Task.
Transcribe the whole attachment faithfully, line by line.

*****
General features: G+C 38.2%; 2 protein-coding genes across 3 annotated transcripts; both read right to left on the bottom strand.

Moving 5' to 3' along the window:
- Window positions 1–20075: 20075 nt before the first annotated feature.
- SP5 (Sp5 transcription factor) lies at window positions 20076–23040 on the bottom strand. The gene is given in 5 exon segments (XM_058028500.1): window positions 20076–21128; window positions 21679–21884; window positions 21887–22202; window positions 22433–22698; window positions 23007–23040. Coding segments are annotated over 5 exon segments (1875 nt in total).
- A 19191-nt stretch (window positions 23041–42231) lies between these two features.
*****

General features: G+C 38.2%; 2 protein-coding genes across 3 annotated transcripts; both read right to left on the bottom strand.

Moving 5' to 3' along the window:
- Window positions 1–20075: 20075 nt before the first annotated feature.
- SP5 (Sp5 transcription factor) lies at window positions 20076–23040 on the bottom strand. The gene is given in 5 exon segments (XM_058028500.1): window positions 20076–21128; window positions 21679–21884; window positions 21887–22202; window positions 22433–22698; window positions 23007–23040. Coding segments are annotated over 5 exon segments (1875 nt in total).
- A 19191-nt stretch (window positions 23041–42231) lies between these two features.